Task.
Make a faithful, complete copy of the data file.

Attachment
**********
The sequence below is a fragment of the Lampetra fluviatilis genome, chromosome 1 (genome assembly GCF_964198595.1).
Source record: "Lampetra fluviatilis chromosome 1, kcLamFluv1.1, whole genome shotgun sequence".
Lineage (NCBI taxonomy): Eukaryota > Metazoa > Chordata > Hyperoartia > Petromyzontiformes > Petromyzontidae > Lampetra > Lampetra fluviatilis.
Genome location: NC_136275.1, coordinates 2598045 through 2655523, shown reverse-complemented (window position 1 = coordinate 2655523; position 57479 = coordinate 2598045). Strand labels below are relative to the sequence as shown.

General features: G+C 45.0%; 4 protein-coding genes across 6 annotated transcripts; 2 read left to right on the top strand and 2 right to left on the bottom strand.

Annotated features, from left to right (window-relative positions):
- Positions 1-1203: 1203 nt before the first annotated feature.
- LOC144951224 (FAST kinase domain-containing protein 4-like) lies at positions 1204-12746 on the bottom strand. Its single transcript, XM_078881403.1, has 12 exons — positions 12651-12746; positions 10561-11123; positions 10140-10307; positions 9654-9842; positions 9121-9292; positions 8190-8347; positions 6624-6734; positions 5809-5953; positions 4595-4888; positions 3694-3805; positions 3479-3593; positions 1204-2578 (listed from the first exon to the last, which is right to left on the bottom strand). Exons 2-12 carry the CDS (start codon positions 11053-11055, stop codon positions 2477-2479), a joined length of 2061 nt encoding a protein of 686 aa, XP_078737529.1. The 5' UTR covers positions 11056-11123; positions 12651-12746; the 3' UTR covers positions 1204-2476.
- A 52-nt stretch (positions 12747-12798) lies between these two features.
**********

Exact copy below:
The sequence below is a fragment of the Lampetra fluviatilis genome, chromosome 1 (genome assembly GCF_964198595.1).
Source record: "Lampetra fluviatilis chromosome 1, kcLamFluv1.1, whole genome shotgun sequence".
Lineage (NCBI taxonomy): Eukaryota > Metazoa > Chordata > Hyperoartia > Petromyzontiformes > Petromyzontidae > Lampetra > Lampetra fluviatilis.
Genome location: NC_136275.1, coordinates 2598045 through 2655523, shown reverse-complemented (window position 1 = coordinate 2655523; position 57479 = coordinate 2598045). Strand labels below are relative to the sequence as shown.

General features: G+C 45.0%; 4 protein-coding genes across 6 annotated transcripts; 2 read left to right on the top strand and 2 right to left on the bottom strand.

Annotated features, from left to right (window-relative positions):
- Positions 1-1203: 1203 nt before the first annotated feature.
- LOC144951224 (FAST kinase domain-containing protein 4-like) lies at positions 1204-12746 on the bottom strand. Its single transcript, XM_078881403.1, has 12 exons — positions 12651-12746; positions 10561-11123; positions 10140-10307; positions 9654-9842; positions 9121-9292; positions 8190-8347; positions 6624-6734; positions 5809-5953; positions 4595-4888; positions 3694-3805; positions 3479-3593; positions 1204-2578 (listed from the first exon to the last, which is right to left on the bottom strand). Exons 2-12 carry the CDS (start codon positions 11053-11055, stop codon positions 2477-2479), a joined length of 2061 nt encoding a protein of 686 aa, XP_078737529.1. The 5' UTR covers positions 11056-11123; positions 12651-12746; the 3' UTR covers positions 1204-2476.
- A 52-nt stretch (positions 12747-12798) lies between these two features.